In a recent comment stream, I had a gentleman who apparently does "church marketing" trying to convince me that church marketing and trying to be appealing can't be all bad if it gets people in church. I came across an article written by one of the men from 9Marks, Andy Johnson, titled "Pragmatism, Pragmatism Everywhere!" While his subject is primarily missions, I think it can also apply to evangelism very easily. I'm going to repost his three main points here and I commend the entire article to you.
Arguing From Results, Not Exegesis
First, I’ve noticed the exceeding popularity of books on missions that seem to argue their method based primarily on their results rather than on biblical exegesis. With some hesitation, I’ll mention a couple of examples of this pragmatic approach to missions, starting with a book written by a person with whom I’m somewhat acquainted and who evidences a great love for Jesus and the lost: David Garrison, Church Planting Movements (WIGTake Resources, 2003) [see the review in this eJournal]. Garrison uses the image of “reverse engineering” to describe with candor how he developed his CPM methods, not from Scripture, but by analyzing a movement that was producing the results he wanted. Or, for an example of this trend in a popular missionary journal see the April 2009 edition of the Evangelical Missionary Quarterly: John Tanner, “A Story of Phenomenal Success: indigenous mission training centers and Myanmar” EMQ 45(2), 152-157. Both works are written by self-professed evangelicals, but both base their arguments mainly on results, rather than on the biblical faithfulness of their approach.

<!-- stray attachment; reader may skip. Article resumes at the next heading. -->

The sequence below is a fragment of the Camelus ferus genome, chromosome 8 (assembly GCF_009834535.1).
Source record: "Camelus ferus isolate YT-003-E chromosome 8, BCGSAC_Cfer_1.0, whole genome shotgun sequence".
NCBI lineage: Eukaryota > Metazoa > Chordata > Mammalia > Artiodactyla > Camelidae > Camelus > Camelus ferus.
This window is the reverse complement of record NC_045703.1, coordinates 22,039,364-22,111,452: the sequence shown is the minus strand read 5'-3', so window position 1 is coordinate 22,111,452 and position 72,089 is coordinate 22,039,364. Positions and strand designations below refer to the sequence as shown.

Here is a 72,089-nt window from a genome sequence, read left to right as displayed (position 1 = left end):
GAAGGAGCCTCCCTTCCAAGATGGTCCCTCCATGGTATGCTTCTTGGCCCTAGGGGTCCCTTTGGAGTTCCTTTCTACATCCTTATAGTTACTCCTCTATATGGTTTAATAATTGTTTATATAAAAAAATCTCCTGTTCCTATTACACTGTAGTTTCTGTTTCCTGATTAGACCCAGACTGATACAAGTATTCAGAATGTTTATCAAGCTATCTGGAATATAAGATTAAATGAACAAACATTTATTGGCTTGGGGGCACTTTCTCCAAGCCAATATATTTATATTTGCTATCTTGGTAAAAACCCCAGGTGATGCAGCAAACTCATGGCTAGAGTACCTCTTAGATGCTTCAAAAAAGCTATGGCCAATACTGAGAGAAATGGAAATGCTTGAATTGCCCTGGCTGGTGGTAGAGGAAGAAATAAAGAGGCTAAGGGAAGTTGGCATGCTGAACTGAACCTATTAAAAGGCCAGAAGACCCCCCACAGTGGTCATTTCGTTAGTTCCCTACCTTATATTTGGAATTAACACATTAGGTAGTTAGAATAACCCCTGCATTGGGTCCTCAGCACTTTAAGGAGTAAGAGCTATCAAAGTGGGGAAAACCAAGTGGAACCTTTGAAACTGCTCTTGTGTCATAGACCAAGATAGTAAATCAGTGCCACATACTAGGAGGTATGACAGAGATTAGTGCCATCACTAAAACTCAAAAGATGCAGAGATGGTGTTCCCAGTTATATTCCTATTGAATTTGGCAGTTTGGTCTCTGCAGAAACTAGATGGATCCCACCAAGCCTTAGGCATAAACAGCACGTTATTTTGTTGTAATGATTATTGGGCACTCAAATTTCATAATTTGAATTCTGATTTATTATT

Sadly, I could list dozens, maybe hundreds, of similar books and articles, especially on the topics of contextualizing the gospel, evangelizing Muslims, and planting house churches. The Bible isn’t rejected by these books, it’s merely regarded as if it doesn’t have much to say about the “how” of global evangelism.
HT: Bart Barber